In early November 2013, a large iceberg separated from the front of Antarctica’s Pine Island Glacier. It thus began a journey across Pine Island Bay, a basin of the Amundsen Sea. The ice island, named B31, will likely be swept up soon in the swift currents of the Southern Ocean, though it will be hard to track visually for the next six months as Antarctica heads into winter darkness.
Over the course of five months in Antarctic spring and summer, the Moderate Resolution Imaging Spectroradiometer (MODIS)—an instrument on NASA’s Terra and Aqua satellites—captured a series of images of ice island B31. On this page, Terra captured the image from November 18 and December 10, 2013; while Aura acquired those from February 5 and March 11, 2014. The time-lapse video below shows the motion of the massive chunk of ice.
The significance of the event is still being sorted out. “Iceberg calving is a very normal process,” noted Kelly Brunt, a glaciologist at NASA’s Goddard Space Flight Center. “However, the detachment rift, or crack, that created this iceberg was well upstream of the 30-year average calving front of Pine Island Glacier (PIG), so this a region that warrants monitoring.”
PIG has been the subject of intense study in the past two decades because it has been thinning and draining rapidly and may be one of the largest contributors to sea level rise. But ice islands and icebergs are not only tracked for scientific purposes; maritime agencies follow them because of the danger they can pose to ships.
A research team led by Grant Bigg of the University of Sheffield has been tracking the ice island with synthetic aperture radar and visible satellite imagery, while also modeling the drift of the ice.
“It has been very interesting how little sea ice there has been in the area,” Bigg said. “In the video, you can certainly see clouds suggesting strong katabatic wind flow off the glacier in the first month or two, which would have kept the Bay ice-free and helped guide the iceberg out.”
“B31 has been well-tracked,” said David Jones of the British Antarctic Survey (BAS). In January 2013, a few months after a rift was detected in the ice shelf of Pine Island Glacier, Jones and colleagues flew over the region and dropped 37 javelin-shaped Aircraft Deployable Ice Observation Systems (ADIOS) onto the ice. ADIOS is basically a GPS tracker, and it is helping researchers monitor the glacier’s movements. Two of the ADIOS javelins were dropped on top of B31 before it broke off from the continent. “Thanks to the early detection of its calving by the IceBridge program, we have been able to study its dynamics from early on in its lifecycle.”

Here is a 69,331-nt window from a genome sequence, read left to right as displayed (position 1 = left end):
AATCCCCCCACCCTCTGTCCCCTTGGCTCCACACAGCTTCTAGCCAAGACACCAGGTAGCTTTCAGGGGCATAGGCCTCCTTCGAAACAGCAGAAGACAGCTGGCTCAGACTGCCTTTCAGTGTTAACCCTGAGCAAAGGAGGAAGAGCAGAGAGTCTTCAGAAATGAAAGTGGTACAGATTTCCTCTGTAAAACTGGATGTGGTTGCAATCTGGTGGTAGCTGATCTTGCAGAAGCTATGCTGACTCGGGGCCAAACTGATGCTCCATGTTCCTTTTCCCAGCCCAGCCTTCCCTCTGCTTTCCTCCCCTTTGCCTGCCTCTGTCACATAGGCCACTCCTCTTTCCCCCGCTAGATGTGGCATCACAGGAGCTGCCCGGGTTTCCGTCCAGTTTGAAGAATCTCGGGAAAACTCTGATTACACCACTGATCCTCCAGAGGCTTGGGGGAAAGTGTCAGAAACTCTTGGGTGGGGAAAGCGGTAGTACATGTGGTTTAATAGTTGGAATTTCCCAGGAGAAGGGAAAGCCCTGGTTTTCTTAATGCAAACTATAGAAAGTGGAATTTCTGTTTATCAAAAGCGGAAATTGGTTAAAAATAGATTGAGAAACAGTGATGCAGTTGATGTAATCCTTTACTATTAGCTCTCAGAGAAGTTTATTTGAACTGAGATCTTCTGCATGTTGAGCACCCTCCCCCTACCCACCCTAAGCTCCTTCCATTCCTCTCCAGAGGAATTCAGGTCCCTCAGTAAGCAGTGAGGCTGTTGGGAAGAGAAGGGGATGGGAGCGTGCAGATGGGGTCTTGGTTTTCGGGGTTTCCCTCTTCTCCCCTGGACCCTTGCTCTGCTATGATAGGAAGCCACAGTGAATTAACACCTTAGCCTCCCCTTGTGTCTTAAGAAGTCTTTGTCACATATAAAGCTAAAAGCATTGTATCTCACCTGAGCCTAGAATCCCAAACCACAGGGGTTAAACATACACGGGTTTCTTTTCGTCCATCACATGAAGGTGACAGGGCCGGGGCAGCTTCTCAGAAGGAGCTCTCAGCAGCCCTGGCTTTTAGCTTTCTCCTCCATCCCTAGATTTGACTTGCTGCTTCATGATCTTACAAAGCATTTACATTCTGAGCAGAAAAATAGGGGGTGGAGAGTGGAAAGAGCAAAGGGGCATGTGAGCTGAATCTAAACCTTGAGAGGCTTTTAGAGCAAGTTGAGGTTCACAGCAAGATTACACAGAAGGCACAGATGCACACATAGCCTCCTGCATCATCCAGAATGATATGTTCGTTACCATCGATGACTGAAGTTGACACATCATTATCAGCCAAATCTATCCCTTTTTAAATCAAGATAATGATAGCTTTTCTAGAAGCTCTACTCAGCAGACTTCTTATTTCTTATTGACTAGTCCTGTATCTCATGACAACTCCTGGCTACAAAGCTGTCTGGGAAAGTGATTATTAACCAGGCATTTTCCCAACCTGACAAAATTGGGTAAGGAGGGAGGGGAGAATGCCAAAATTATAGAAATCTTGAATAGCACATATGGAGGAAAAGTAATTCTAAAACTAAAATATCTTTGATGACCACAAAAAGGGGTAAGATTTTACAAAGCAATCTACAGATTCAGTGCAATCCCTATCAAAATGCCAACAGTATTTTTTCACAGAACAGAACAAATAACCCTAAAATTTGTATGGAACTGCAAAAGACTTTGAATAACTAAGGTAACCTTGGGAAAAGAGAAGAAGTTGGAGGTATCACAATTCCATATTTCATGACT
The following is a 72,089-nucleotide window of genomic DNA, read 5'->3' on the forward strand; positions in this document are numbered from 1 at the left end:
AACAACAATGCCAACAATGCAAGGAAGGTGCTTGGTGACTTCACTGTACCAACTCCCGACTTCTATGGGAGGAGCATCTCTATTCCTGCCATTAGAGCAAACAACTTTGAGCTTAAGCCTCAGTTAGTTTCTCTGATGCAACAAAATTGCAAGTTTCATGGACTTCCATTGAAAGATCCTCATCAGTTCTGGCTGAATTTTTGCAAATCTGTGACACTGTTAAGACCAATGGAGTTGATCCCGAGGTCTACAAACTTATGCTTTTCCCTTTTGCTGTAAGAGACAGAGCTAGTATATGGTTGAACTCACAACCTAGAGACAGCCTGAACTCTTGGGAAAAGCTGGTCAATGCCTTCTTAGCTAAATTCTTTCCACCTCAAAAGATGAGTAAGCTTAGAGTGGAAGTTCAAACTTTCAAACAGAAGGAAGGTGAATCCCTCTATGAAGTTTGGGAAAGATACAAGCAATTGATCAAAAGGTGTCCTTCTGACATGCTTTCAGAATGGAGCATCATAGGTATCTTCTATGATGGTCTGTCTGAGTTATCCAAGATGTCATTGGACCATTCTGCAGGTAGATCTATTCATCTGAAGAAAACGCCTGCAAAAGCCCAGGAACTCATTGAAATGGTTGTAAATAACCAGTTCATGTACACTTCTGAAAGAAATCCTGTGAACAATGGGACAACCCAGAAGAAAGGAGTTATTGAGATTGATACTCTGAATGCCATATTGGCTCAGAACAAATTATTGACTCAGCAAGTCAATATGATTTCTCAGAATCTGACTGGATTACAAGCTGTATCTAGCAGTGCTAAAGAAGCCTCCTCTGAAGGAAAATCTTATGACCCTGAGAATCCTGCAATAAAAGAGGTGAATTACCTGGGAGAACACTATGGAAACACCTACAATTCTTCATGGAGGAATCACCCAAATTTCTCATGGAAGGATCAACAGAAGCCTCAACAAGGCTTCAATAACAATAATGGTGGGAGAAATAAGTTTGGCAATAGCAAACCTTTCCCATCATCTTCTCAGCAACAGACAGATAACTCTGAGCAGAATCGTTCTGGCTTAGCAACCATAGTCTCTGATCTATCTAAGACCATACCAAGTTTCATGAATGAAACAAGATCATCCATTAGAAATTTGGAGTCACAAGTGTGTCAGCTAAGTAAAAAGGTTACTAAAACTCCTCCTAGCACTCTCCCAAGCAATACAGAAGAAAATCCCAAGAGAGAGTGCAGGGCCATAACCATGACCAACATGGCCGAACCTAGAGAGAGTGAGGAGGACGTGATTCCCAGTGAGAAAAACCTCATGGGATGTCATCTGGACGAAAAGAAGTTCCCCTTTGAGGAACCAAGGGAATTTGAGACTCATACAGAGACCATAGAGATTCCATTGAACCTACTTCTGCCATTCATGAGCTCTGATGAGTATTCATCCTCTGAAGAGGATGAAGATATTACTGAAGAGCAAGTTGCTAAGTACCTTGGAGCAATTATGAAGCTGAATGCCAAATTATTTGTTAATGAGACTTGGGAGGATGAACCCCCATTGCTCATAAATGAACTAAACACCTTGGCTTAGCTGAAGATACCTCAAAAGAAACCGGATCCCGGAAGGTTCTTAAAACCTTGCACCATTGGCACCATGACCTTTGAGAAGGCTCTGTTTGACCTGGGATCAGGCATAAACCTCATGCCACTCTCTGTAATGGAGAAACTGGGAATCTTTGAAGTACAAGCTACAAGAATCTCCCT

A BAS research ship (BAS) also visited Pine Island Bay in February 2014 to observe conditions.
“We are doing some research on local ocean currents to try to explain the motion properly. It has been surprising how there have been periods of almost no motion, interspersed with rapid flow,” Bigg added. “There were a couple of occasions early on when there might have been partial grounding or collisions with the seafloor, as B31 bounced from one side of the Bay to the other.”
As of April 11, 2014, the U.S. National Ice Center (NIC) reported that B31 was 33 kilometers long and 20 kilometers wide (18 by 11 nautical miles). “While some mass was lost very early on in the life of B-31, it has remained pretty much the same shape since early December and is still about six times the size of Manhattan,” Bigg said. “Going on measurements of Pine Island glacier before the calving—and hints of partial grounding in the history of the iceberg movement—we think it is possibly 500 meters thick.”
NIC last observed B31 at 72° 23' South latitude, 108° 03' West longitude. Bigg added that “the iceberg is now well out of Pine Island Bay and will soon join the more general flow in the Southern Ocean, which could be east or west in this region.”
NASA images by Jeff Schmaltz, LANCE/EOSDIS Rapid Response. Caption by Michael Carlowicz.